'Yeah T,' the dangers of texting, driving

  • Published
  • By Tom Westermeyer
  • Public Affairs contributor
During my way home from work one day I saw an annoying yet all too familiar sight. A minivan was speeding up, slowing down and braking for no apparent reason. The van would weave into my lane, slowly weave back into its own lane and then weave back over. No, the driver wasn't drunk, but they were probably just as incapacitated. The problem ... they were texting and driving!

There are tons of statistics on how texting and driving causes accidents and deaths, but would anyone care? I could ask people not to text and drive, but would they listen? I could even share the story about J.B. who died while attempting to text and drive ... but would it make a difference?

Most of us are aware of the dangers of texting and driving, yet so many drivers choose to risk everything to read and/or send out those all important messages.

Every time I see someone driving their 4,000-pound car while paying more attention to their cell phone rather than the hazards of the road, I have to wonder ... what can be so important right now that this person is willing to risk my life and theirs by texting while driving?

Maybe they think they are bullet proof or invincible and therefore are immune to the hazards. Maybe it is just the boredom of the daily commute. Whatever the reason ... texting and driving is serious stuff and it's only a matter of time before their luck runs out.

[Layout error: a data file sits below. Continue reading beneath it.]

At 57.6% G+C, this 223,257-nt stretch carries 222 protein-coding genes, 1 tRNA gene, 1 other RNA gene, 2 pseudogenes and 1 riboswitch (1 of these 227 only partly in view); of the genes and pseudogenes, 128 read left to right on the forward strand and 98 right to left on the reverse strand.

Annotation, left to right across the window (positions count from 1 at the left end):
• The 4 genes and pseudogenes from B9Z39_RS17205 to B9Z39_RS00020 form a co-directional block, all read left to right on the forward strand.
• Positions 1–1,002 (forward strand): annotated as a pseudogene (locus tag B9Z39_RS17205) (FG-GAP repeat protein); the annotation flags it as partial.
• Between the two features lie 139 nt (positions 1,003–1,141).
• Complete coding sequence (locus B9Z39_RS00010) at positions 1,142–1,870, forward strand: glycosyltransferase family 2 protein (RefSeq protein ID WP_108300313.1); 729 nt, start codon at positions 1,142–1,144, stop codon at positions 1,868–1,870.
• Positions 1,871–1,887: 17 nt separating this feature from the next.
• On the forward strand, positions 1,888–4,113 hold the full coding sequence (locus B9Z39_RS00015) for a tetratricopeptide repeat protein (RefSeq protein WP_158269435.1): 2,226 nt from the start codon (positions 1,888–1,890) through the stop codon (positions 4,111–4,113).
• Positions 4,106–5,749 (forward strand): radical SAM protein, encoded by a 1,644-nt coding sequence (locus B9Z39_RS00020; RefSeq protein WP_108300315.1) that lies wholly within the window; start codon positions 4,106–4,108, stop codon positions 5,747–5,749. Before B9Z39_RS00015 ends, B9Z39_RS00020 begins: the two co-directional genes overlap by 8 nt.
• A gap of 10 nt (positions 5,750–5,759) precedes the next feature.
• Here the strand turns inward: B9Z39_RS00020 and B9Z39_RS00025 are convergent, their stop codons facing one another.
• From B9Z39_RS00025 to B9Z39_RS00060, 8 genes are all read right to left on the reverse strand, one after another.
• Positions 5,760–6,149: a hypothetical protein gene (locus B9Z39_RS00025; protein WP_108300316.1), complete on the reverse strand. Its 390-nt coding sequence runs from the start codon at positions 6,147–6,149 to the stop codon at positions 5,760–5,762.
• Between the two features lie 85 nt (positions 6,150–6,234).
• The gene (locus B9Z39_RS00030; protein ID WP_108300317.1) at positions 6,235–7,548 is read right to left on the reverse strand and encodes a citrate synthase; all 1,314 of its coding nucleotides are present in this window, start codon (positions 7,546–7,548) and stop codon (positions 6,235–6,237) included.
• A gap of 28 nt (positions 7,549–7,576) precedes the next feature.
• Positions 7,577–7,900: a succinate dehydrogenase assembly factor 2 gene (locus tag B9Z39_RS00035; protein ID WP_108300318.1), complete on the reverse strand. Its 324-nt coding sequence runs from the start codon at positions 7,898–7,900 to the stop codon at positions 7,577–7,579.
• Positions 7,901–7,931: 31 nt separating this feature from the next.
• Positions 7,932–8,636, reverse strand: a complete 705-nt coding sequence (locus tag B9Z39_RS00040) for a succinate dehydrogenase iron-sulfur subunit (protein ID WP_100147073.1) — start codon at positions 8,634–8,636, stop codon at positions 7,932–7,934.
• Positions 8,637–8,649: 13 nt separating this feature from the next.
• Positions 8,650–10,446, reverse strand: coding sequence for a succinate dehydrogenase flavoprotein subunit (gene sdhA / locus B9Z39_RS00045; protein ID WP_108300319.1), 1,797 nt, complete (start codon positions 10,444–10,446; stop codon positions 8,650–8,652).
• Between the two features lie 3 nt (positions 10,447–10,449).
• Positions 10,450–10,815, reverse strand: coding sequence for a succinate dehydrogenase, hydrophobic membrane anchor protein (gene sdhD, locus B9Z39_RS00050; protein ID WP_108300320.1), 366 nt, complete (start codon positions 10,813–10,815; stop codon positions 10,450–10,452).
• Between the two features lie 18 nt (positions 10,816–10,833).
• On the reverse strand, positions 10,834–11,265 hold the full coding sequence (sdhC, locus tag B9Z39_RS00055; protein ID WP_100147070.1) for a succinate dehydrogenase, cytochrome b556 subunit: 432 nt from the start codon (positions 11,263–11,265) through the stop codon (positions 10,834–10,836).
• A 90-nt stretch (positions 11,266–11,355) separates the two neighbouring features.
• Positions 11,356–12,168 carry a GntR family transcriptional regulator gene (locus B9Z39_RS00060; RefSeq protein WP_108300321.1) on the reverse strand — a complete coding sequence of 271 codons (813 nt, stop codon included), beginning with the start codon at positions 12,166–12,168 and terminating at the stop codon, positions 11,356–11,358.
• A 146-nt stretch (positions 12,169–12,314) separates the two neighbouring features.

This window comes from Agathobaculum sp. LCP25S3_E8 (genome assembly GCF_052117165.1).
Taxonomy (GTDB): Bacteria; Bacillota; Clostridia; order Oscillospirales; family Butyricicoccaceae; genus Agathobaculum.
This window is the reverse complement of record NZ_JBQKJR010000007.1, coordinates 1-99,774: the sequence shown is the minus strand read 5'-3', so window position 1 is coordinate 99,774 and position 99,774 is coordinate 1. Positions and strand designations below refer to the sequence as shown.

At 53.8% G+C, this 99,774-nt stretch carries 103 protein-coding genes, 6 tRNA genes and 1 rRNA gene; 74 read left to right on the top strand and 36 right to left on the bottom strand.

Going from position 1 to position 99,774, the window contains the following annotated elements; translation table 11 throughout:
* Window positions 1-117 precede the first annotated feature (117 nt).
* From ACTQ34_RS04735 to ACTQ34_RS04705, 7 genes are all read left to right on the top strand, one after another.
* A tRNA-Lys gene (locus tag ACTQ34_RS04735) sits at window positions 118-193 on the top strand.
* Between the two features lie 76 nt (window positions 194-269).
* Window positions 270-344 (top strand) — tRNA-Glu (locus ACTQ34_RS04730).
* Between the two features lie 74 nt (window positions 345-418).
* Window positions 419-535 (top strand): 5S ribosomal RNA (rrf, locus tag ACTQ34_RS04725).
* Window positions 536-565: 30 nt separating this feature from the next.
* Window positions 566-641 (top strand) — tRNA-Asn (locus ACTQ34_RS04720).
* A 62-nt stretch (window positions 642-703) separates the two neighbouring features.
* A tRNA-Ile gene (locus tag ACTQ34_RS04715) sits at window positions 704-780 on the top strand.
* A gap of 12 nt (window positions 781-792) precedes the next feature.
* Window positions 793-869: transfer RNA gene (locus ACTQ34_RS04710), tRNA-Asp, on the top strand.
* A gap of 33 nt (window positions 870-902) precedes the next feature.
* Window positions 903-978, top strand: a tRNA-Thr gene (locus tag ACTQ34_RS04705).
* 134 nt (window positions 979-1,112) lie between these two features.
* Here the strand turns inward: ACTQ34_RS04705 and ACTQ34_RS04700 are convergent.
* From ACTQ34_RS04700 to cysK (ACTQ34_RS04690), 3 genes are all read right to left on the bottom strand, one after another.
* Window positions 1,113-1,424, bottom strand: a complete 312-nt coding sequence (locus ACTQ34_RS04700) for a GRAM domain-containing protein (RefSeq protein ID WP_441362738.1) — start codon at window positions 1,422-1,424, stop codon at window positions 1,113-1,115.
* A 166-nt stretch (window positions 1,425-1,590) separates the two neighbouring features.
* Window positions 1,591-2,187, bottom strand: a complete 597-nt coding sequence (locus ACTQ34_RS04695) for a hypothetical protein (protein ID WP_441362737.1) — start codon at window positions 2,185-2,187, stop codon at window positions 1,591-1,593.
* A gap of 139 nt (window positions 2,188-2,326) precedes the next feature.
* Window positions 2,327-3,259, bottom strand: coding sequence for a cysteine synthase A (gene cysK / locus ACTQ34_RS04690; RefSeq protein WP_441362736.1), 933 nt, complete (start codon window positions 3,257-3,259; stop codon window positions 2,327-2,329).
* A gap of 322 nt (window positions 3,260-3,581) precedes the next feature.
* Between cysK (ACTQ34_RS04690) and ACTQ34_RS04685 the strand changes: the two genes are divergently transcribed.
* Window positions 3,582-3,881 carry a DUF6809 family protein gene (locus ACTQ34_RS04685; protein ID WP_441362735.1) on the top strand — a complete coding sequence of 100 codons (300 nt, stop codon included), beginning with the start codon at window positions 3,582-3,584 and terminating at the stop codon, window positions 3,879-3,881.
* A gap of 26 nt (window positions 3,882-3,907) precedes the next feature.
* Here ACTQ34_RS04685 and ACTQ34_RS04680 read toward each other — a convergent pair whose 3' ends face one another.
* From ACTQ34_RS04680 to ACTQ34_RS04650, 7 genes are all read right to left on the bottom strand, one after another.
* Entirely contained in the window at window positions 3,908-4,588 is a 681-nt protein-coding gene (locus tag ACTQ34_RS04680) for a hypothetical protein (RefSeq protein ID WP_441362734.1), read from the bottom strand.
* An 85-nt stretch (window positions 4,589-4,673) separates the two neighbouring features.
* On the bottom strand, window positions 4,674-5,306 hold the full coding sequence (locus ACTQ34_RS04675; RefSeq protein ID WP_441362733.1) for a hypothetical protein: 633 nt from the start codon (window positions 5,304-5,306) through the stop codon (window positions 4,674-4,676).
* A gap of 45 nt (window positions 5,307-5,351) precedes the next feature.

Texting and driving is at an all-time high. It's time for us all to make a change!

Depending on the phone service you have, there is probably an app that can help keep you from doing it. You just have to look for it and want to stop. If you want the facts and nothing but the facts, (might be helpful information for your teenage drivers), check out www.distraction.gov.

According to Florida Rep. Doug Holder, "There are 11 teenagers who die every day in the United States from texting while driving and 25 percent of all accidents are now attributed to texting while driving."

J.B. passed away while texting and driving. He left behind parents, a brother and countless friends, who all miss him terribly. But what hurts most, J.B. left behind a beautiful two-year-old little girl who will never fully understand what an amazing man her daddy was.

J.B. was a 23 year-old U.S. Marine getting ready to deploy to Afghanistan. J.B. died from a massive skull fracture. His last text was ... "yeah t".

Take a second and pull out your phone and look at your last text ... is that text worth dying for?

Tom Westermeyer is a retired chief master sergeant and served as the 96th Air Base Wing command chief.